Now, Inflation is Unavoidable
Disclaimer: The author of this piece is not a financial adviser, nor is the following piece to be interpreted as financial advice.
Unless you’ve been living under a rock, or are simply too rich to care, inflation is back. And, it’s back with a vengeance.
According to data released by the Federal Reserve Bank of New York in mid-July, the median one-year inflation rate hit 4.8 percent. In the past year, inflation grew 5.4 percent. The American economy is struggling to recover post-COVID, and at the same time, we are experiencing the highest levels of inflation since the Great Recession of 2008.
The superfluous surge of spending by the Biden-Harris administration has created inflation so severe that it will be felt for years to come. Not only that, but the Federal Reserve has expressed zero intention of curbing the influx of money that they are currently printing, and Janet Yellen — the U.S. Treasury Secretary — foresees several more months of inflation in our immediate future.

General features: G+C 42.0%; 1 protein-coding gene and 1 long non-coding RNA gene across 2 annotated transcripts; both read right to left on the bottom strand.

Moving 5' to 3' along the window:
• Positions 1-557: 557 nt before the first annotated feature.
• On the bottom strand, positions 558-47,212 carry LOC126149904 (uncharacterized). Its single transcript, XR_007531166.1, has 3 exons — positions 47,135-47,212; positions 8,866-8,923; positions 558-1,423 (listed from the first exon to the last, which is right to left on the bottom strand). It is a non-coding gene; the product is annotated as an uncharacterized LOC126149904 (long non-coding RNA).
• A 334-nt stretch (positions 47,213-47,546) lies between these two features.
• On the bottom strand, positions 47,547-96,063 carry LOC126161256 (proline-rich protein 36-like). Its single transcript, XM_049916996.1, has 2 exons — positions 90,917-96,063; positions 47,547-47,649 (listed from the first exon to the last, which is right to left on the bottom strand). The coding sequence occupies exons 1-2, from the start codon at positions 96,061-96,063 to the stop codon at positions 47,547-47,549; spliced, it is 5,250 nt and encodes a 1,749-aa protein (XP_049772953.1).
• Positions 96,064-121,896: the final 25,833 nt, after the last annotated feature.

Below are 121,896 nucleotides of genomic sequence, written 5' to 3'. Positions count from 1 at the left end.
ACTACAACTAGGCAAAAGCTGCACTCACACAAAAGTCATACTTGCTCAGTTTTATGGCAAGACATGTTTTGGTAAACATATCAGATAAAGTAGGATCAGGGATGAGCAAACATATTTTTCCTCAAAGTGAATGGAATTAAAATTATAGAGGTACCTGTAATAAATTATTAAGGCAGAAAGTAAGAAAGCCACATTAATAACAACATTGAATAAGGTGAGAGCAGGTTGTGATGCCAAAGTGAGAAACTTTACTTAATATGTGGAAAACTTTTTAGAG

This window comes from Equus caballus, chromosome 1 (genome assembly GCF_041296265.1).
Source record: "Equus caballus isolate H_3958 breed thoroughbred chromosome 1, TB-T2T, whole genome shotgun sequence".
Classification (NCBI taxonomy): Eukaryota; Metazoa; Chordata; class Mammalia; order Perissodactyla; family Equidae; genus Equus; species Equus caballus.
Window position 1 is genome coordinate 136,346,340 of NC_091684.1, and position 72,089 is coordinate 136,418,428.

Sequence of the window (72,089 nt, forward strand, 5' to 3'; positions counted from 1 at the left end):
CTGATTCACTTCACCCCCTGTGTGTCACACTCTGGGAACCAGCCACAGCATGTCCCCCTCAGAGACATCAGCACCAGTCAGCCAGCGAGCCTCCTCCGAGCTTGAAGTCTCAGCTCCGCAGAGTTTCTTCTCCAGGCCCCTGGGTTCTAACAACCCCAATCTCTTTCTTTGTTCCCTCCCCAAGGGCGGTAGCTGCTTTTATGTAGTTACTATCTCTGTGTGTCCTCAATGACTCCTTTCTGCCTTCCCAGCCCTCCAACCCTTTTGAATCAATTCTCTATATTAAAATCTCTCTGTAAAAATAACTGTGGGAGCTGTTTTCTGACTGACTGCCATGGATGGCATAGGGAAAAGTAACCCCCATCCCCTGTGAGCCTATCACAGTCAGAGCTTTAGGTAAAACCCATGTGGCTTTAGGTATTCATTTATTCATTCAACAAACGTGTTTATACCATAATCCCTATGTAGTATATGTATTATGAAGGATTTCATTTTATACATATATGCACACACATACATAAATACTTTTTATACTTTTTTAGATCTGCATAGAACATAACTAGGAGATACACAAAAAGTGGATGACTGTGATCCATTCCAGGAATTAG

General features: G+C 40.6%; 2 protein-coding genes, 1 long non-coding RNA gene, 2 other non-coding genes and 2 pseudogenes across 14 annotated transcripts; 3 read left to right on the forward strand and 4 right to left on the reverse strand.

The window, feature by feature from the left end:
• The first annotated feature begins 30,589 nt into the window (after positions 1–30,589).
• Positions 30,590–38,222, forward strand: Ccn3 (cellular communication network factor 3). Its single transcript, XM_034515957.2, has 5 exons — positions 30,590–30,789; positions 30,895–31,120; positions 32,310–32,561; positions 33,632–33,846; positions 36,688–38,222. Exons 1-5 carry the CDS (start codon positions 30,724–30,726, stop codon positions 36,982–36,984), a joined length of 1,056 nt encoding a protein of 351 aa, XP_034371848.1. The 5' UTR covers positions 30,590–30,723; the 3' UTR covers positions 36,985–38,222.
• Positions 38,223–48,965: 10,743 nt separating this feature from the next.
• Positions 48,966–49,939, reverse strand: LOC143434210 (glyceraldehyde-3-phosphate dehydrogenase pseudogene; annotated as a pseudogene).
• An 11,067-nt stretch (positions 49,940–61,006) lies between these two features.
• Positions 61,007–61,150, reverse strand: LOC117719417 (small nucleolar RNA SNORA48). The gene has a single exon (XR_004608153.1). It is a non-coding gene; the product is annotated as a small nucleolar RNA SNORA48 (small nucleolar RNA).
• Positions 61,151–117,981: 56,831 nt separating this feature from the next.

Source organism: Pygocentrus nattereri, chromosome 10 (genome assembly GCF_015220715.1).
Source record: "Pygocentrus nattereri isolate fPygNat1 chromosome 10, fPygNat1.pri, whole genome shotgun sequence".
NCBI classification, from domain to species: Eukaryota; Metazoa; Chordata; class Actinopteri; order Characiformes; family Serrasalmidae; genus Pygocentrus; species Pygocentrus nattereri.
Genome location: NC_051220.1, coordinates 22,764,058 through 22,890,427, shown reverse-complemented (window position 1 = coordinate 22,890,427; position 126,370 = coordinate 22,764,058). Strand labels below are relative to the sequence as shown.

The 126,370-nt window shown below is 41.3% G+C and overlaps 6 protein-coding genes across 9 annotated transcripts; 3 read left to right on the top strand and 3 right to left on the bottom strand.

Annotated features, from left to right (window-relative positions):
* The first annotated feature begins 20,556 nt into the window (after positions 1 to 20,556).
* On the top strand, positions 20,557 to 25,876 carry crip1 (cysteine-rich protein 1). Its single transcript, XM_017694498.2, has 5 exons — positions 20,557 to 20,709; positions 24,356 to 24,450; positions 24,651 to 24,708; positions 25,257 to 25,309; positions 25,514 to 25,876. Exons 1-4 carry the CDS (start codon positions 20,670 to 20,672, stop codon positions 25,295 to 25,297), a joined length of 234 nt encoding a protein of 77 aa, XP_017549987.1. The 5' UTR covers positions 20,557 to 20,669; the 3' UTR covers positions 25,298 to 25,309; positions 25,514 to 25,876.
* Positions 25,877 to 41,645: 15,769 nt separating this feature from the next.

Economists with Deutsche Bank — one of the world’s preeminent financial institutions — have characterized this inflationary period as a “time bomb.”
Inflation may make the numbers in our bank account appear larger, but the spending power that those dollars have decreases because those numbers are artificially inflated. It decreases the actual spending power of currency which subsequently decreases the value of our investments and assets that are tethered to the inflationary unit.
There are ways to insulate your wealth against inflation. Assets that are physical in nature, meaning their value is intrinsically tied to their physical presence, are historically effective hedges against inflation. Precious metals (gold, silver, etc.) and real estate are two of the most commonly owned physical assets. The ultra-wealthy will even store their wealth in fine art.
Investing in anything, however, carries risks along with the incentives that inspired us to originally stake our claim. Gold coins are taxed at a higher rate than the capital gains on securities, real estate requires a considerable amount of cash for the average person to invest, and you never know when your billionaire friend will trip ad rip a hole in your $70 million Picasso.
Inflation devalues currency and the rate at which America is currently experiencing inflation — along with the projected future inflation — does not paint a pretty picture. It’s reckless to assume that the United States is irreversibly headed towards hyperinflation a la Venezuela.
But, the fact of the matter is that inflation is devaluing the US dollar, subsequently weakening the spending power and savings accounts of the American people.